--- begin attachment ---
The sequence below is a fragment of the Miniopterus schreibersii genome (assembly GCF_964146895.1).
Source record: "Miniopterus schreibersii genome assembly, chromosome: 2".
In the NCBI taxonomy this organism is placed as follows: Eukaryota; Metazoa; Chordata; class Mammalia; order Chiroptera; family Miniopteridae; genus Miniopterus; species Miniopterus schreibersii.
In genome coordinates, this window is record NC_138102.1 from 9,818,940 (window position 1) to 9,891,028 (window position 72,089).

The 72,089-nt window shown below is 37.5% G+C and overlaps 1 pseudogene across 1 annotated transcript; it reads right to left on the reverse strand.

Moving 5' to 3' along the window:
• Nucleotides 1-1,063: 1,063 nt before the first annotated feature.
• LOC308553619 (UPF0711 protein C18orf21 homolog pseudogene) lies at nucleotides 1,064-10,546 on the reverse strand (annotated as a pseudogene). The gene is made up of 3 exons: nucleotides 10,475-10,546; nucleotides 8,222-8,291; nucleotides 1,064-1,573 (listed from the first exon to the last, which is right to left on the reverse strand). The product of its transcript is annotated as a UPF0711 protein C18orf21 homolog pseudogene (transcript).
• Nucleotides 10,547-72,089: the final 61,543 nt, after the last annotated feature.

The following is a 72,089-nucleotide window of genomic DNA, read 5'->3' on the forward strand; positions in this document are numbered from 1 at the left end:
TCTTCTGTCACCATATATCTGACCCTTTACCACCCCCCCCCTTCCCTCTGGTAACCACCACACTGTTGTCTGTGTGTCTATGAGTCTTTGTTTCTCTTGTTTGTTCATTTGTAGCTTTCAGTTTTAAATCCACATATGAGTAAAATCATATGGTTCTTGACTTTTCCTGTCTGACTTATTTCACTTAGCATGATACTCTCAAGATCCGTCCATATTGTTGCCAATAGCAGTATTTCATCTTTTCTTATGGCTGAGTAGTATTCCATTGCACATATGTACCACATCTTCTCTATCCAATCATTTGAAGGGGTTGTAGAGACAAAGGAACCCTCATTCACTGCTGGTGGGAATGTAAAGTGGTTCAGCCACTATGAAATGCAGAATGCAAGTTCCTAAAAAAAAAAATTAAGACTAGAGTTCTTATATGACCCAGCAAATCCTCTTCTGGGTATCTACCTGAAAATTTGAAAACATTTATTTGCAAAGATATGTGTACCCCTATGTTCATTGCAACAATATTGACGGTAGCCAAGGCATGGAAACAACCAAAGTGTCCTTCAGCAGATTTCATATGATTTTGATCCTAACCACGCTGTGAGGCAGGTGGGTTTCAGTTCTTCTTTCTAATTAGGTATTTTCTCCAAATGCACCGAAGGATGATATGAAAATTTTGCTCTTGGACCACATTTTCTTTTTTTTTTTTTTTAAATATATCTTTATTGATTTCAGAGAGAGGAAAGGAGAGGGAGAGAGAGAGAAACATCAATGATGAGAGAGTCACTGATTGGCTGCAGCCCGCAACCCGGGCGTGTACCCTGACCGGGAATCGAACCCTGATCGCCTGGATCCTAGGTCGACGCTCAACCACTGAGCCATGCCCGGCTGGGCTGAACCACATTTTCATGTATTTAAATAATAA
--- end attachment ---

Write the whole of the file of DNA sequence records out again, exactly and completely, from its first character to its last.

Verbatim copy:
The sequence below is a fragment of the Miniopterus schreibersii genome (assembly GCF_964146895.1).
Source record: "Miniopterus schreibersii genome assembly, chromosome: 2".
In the NCBI taxonomy this organism is placed as follows: Eukaryota; Metazoa; Chordata; class Mammalia; order Chiroptera; family Miniopteridae; genus Miniopterus; species Miniopterus schreibersii.
In genome coordinates, this window is record NC_138102.1 from 9,818,940 (window position 1) to 9,891,028 (window position 72,089).

The 72,089-nt window shown below is 37.5% G+C and overlaps 1 pseudogene across 1 annotated transcript; it reads right to left on the reverse strand.

Moving 5' to 3' along the window:
• Nucleotides 1-1,063: 1,063 nt before the first annotated feature.
• LOC308553619 (UPF0711 protein C18orf21 homolog pseudogene) lies at nucleotides 1,064-10,546 on the reverse strand (annotated as a pseudogene). The gene is made up of 3 exons: nucleotides 10,475-10,546; nucleotides 8,222-8,291; nucleotides 1,064-1,573 (listed from the first exon to the last, which is right to left on the reverse strand). The product of its transcript is annotated as a UPF0711 protein C18orf21 homolog pseudogene (transcript).
• Nucleotides 10,547-72,089: the final 61,543 nt, after the last annotated feature.

The following is a 72,089-nucleotide window of genomic DNA, read 5'->3' on the forward strand; positions in this document are numbered from 1 at the left end:
TCTTCTGTCACCATATATCTGACCCTTTACCACCCCCCCCCTTCCCTCTGGTAACCACCACACTGTTGTCTGTGTGTCTATGAGTCTTTGTTTCTCTTGTTTGTTCATTTGTAGCTTTCAGTTTTAAATCCACATATGAGTAAAATCATATGGTTCTTGACTTTTCCTGTCTGACTTATTTCACTTAGCATGATACTCTCAAGATCCGTCCATATTGTTGCCAATAGCAGTATTTCATCTTTTCTTATGGCTGAGTAGTATTCCATTGCACATATGTACCACATCTTCTCTATCCAATCATTTGAAGGGGTTGTAGAGACAAAGGAACCCTCATTCACTGCTGGTGGGAATGTAAAGTGGTTCAGCCACTATGAAATGCAGAATGCAAGTTCCTAAAAAAAAAAATTAAGACTAGAGTTCTTATATGACCCAGCAAATCCTCTTCTGGGTATCTACCTGAAAATTTGAAAACATTTATTTGCAAAGATATGTGTACCCCTATGTTCATTGCAACAATATTGACGGTAGCCAAGGCATGGAAACAACCAAAGTGTCCTTCAGCAGATTTCATATGATTTTGATCCTAACCACGCTGTGAGGCAGGTGGGTTTCAGTTCTTCTTTCTAATTAGGTATTTTCTCCAAATGCACCGAAGGATGATATGAAAATTTTGCTCTTGGACCACATTTTCTTTTTTTTTTTTTTTAAATATATCTTTATTGATTTCAGAGAGAGGAAAGGAGAGGGAGAGAGAGAGAAACATCAATGATGAGAGAGTCACTGATTGGCTGCAGCCCGCAACCCGGGCGTGTACCCTGACCGGGAATCGAACCCTGATCGCCTGGATCCTAGGTCGACGCTCAACCACTGAGCCATGCCCGGCTGGGCTGAACCACATTTTCATGTATTTAAATAATAA